We did not include online exposure to IC violations in the current study survey; however, we do know that expectant mothers or birthing parents seek out information on the worldwide web where direct-to-consumer marketing of commercial milk formula takes place [21,22,23]. A recent US study explored manufacturer websites and examined five infant formula companies, including three of the biggest manufacturers (i.e., Similac, Enfamil, and Gerber). Screenshots were taken from the websites, revealing that 29% provided coupons, discounts or rewards related to commercial milk formula. Additionally, 44% mentioned the benefits of commercial milk formula, while only 26% mentioned the benefits of breastfeeding [23]. While the IC explicitly does not mention online marketing, these screenshots provide evidence for breaching Article 4.2 “Information and education”, which states that any visual marketing should clearly include information about the superiority and benefits of human milk and the risks of infant formula [1]. It is common for health and nutritional claims to appear on commercial milk formula products and promotional materials despite international guidance prohibiting this type of marketing [24]. For example, during the pandemic, there was an increase in IC violations through the advertising of ‘immune benefits’ of commercial milk formula [25]. The WHO recently completed a review of evidence that demonstrated the scope and impact of digital marketing strategies used in the promotion of commercial milk formula [26]. Although the IC covers advertising regardless of the medium, online advertising was a challenge not anticipated by the WHO in 1981, and future amendments will be required to monitor and regulate the developments in digital marketing.


In our study, recruitment was limited to a convenience sample in one region of Canada and the socioeconomic status of study participants was higher than the population it represented. Therefore, the findings may have limited external validity [11]. The use of internet communities, social media, and email for recruitment may lead to selection bias, as only those with access to technology or who are online can participate. As participants reflected on past exposures, recall bias may have occurred; however, the impact is likely an underreporting of violations rather than an overestimation of study results.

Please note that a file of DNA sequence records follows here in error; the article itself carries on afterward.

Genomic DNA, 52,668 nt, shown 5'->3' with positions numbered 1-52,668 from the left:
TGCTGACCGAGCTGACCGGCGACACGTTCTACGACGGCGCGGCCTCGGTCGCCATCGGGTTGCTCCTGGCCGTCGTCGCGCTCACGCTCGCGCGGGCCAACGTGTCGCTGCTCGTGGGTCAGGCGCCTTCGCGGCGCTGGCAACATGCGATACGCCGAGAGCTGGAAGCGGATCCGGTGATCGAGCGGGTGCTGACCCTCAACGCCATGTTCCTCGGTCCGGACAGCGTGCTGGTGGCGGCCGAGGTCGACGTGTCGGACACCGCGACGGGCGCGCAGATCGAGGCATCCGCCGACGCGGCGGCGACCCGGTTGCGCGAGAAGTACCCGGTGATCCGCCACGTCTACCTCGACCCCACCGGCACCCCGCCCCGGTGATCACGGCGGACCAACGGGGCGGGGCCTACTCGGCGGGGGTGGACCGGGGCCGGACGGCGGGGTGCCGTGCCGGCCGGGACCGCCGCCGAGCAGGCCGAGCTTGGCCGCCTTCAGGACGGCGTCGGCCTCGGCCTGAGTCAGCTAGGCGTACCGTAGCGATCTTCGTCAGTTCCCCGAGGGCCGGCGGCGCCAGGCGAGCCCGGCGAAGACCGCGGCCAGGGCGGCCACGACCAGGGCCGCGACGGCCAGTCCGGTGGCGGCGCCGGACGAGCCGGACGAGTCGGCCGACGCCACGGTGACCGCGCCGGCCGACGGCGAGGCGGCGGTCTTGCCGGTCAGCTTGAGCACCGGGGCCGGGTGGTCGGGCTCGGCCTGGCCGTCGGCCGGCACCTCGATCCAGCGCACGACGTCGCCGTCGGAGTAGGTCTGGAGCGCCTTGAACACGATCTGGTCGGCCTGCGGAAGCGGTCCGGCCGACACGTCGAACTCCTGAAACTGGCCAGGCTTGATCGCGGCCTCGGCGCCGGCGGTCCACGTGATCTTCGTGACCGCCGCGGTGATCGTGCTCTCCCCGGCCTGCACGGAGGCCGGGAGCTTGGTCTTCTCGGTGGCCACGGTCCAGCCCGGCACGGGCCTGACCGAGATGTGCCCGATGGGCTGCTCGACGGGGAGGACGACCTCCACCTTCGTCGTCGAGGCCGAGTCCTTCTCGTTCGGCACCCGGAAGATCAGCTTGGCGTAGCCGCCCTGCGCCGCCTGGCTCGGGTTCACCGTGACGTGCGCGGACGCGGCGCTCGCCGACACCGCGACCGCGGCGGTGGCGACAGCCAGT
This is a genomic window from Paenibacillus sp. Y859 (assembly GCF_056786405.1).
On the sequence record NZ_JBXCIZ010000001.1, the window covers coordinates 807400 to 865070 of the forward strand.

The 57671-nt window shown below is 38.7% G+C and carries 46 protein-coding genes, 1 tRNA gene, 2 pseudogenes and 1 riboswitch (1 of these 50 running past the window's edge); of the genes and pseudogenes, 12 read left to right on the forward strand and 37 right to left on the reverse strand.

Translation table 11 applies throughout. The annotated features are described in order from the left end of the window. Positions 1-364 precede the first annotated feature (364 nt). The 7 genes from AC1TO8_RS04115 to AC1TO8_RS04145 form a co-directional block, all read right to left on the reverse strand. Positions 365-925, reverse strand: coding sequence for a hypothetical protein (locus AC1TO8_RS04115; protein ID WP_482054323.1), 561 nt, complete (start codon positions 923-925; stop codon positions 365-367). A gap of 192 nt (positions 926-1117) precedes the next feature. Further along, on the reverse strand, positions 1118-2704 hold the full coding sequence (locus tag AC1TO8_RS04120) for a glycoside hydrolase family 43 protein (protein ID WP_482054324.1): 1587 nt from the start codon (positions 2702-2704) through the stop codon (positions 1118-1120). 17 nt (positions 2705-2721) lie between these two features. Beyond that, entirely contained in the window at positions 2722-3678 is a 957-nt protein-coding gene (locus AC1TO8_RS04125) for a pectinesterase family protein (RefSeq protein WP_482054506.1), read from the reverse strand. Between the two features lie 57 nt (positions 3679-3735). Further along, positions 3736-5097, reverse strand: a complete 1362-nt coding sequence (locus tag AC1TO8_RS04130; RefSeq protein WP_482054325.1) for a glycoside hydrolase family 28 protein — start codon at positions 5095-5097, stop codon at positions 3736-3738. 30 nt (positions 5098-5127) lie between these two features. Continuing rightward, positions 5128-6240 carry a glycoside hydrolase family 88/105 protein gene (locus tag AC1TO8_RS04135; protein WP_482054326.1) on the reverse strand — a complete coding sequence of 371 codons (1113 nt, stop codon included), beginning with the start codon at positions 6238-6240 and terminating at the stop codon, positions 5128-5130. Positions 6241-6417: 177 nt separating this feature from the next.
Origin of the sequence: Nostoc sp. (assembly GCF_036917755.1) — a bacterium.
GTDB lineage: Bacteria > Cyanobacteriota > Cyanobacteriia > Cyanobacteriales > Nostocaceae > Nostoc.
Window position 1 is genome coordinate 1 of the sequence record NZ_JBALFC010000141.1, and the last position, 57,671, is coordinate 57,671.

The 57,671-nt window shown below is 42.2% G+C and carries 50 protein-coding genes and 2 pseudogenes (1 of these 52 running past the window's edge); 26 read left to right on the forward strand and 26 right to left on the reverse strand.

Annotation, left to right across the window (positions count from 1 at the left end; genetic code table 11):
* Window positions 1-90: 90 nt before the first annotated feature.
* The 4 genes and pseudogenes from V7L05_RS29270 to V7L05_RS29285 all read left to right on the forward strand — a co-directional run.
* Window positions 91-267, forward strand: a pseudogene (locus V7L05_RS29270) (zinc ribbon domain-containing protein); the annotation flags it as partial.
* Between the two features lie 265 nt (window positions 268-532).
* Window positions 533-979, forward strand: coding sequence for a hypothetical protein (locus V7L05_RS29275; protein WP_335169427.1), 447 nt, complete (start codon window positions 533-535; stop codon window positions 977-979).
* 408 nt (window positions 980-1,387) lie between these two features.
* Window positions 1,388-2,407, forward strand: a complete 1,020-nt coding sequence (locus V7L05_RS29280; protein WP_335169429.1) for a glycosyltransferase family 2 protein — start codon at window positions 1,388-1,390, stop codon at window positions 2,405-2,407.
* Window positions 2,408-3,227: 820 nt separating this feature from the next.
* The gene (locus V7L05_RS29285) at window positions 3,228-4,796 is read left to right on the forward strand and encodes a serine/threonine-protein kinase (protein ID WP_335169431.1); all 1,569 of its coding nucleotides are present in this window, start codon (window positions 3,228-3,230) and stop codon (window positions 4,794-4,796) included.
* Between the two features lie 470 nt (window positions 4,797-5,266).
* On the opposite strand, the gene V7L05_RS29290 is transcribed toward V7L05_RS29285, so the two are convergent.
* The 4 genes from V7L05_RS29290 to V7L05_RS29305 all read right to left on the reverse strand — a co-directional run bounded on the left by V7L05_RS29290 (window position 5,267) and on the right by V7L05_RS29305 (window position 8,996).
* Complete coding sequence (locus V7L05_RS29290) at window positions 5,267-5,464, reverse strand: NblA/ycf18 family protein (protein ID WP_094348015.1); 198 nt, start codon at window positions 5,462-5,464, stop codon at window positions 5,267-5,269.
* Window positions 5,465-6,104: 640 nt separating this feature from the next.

The majority of participants in this study reported being exposed to at least one IC violation, including receiving free samples, discounts, vouchers and coupons for commercial milk formula. Participants were contacted directly by manufacturers of commercial milk formula via text messaging, email, mail or phone. Commercial milk formula companies violate the IC of Marketing of Breast-Milk Substitutes through the use of marketing, advertising, and promotional techniques aimed at mothers of young infants.

Data availability

Data for this article can be made available by request to the corresponding author.


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The authors would like to thank Dr. Yanqing Yi for help with the data analysis and Dr. Victoria MacKay for help with early drafts of the manuscript. The authors would also like to thank the study participants for taking part in the study.


The authors did not receive any funding for this research project.

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Authors and Affiliations



S.B.: Data curation, Methodology, Writing– Original draftHannah Buckle: Data curation, Investigation, Methodology, Writing– Original draft L.A.A.N.: Conceptualization, Methodology, Writing– Review and editing B.R.: Project administration, Data Curation, Methodology, Writing-Original Draft B.H.: Formal analysis, Writing– review and editing H.G.: Data curation, Writing– review and editing L.K.T.: Supervision, Conceptualization, Methodology, Data Analysis, Writing– Review and editing.

Corresponding author

Correspondence to Laurie K. Twells.

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Ethics approval and consent to participate

The study participants were recruited online and invited to voluntarily complete a survey anonymously using an online survey tool. Informed consent for study participation was obtained from all subjects. The NL Provincial Health Research Ethics Board in St. John’s, Newfoundland and Labrador, Canada approved the study (#2018.158).

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Not Applicable.

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The authors declare no conflict of interest with respect to the research, authorship and or publication of this article.

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Barry, S., Buckle, H., Newhook, L.A.A. et al. High rates of International Code violations: a cross-sectional study in a region of Canada with low breastfeeding rates. BMC Res Notes 17, 71 (2024).